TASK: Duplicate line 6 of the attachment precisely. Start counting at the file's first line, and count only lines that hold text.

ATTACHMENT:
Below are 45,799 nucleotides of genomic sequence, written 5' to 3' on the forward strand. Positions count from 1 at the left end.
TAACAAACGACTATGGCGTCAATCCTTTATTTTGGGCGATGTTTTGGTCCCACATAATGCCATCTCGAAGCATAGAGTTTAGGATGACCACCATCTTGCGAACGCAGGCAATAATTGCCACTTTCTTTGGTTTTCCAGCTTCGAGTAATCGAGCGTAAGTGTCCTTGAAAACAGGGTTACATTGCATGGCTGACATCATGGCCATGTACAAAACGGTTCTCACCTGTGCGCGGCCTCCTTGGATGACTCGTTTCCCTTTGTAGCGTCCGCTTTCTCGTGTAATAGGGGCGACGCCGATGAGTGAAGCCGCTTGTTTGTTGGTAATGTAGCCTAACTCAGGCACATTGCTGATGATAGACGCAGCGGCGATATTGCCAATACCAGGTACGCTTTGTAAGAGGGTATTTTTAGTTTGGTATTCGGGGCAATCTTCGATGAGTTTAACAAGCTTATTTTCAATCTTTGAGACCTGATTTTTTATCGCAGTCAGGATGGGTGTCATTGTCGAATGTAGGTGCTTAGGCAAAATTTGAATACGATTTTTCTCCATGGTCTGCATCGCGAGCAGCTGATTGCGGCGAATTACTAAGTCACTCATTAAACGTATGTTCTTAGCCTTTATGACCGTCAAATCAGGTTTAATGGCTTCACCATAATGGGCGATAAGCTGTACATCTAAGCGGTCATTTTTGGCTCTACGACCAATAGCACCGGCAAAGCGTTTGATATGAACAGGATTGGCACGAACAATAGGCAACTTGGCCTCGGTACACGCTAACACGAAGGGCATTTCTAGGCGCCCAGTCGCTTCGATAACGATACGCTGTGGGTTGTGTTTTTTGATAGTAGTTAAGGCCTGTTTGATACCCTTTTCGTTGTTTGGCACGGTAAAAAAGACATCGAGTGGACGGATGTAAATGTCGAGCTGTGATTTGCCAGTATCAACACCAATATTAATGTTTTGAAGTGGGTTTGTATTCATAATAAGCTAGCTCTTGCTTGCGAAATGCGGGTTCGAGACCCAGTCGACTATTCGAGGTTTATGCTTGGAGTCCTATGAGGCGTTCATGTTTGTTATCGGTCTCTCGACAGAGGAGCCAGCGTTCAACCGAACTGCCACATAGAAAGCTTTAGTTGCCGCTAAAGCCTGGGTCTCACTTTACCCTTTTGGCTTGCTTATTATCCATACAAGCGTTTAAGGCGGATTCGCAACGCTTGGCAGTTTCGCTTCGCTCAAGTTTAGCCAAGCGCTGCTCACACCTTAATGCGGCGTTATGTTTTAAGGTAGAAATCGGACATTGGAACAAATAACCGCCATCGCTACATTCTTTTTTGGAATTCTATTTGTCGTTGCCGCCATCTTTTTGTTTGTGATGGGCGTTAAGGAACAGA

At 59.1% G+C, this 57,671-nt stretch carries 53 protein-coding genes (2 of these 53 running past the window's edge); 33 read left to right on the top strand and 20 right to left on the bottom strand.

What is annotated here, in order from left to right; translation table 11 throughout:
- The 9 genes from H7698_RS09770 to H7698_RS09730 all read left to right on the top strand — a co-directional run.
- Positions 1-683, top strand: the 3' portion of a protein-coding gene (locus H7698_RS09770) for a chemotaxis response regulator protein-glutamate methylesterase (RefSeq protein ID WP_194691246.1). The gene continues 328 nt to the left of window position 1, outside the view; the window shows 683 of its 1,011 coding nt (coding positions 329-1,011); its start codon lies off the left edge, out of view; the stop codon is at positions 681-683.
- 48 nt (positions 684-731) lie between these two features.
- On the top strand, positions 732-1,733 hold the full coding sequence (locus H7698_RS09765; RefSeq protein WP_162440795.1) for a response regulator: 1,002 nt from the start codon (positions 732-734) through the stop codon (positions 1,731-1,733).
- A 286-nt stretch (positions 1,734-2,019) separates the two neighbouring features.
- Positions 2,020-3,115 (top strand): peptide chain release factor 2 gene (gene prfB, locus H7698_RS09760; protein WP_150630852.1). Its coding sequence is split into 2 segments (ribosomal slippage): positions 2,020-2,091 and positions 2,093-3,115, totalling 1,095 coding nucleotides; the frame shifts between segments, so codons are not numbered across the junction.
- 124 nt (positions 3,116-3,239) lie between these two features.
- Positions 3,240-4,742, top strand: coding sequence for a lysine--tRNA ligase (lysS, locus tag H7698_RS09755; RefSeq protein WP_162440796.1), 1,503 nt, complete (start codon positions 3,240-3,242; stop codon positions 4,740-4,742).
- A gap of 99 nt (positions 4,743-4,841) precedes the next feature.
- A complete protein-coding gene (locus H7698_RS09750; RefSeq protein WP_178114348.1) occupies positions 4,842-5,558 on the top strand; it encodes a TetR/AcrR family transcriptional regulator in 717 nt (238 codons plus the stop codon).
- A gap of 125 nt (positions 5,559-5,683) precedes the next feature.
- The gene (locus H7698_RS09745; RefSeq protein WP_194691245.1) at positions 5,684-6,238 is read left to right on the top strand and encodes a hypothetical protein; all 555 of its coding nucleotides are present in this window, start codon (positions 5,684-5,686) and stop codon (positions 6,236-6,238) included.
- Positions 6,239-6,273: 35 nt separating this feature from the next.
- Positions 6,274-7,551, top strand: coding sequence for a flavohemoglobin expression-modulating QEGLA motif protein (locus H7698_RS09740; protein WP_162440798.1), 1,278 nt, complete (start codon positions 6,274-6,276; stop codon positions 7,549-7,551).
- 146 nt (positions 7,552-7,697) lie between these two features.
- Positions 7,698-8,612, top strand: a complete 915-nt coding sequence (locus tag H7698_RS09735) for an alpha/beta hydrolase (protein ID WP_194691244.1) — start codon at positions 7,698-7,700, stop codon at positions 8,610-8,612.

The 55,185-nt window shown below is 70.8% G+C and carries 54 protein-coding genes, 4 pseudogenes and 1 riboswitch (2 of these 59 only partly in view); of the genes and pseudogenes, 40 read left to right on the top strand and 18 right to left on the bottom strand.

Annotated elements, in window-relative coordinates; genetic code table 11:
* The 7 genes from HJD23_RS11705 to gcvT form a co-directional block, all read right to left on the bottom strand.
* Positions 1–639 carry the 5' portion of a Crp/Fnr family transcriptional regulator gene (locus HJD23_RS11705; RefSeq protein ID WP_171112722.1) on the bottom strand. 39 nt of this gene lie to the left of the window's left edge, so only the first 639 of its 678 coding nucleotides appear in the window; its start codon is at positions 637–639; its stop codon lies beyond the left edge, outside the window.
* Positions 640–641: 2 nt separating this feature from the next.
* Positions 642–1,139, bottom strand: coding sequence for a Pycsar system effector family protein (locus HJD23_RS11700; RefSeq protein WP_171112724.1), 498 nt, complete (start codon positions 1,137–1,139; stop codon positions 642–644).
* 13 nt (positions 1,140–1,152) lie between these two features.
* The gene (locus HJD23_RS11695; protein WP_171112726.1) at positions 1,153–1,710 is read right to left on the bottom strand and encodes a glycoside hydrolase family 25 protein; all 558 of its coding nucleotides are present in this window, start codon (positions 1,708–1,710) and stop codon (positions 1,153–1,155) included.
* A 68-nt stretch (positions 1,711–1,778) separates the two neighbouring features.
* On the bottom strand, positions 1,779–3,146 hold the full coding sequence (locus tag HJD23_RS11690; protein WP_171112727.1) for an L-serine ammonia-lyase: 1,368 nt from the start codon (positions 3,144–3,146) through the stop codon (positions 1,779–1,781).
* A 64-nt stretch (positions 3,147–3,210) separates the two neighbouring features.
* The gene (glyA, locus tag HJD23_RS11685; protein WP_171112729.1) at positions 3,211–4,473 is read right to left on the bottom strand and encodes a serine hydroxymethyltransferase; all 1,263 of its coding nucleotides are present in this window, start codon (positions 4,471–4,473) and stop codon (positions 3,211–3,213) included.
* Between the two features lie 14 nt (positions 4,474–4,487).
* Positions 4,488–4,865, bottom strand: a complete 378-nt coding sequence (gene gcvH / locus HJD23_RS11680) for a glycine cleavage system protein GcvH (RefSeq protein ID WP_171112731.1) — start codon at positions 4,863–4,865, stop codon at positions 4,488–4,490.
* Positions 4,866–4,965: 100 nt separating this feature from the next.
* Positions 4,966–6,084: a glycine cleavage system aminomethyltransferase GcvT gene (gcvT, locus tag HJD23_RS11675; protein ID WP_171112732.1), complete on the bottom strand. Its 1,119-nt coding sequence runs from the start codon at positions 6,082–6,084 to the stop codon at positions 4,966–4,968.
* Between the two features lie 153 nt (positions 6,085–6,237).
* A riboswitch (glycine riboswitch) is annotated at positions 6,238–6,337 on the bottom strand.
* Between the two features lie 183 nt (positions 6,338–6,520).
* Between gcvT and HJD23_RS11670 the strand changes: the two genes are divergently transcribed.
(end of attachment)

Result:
- Positions 1-683, top strand: the 3' portion of a protein-coding gene (locus H7698_RS09770) for a chemotaxis response regulator protein-glutamate methylesterase (RefSeq protein ID WP_194691246.1). The gene continues 328 nt to the left of window position 1, outside the view; the window shows 683 of its 1,011 coding nt (coding positions 329-1,011); its start codon lies off the left edge, out of view; the stop codon is at positions 681-683.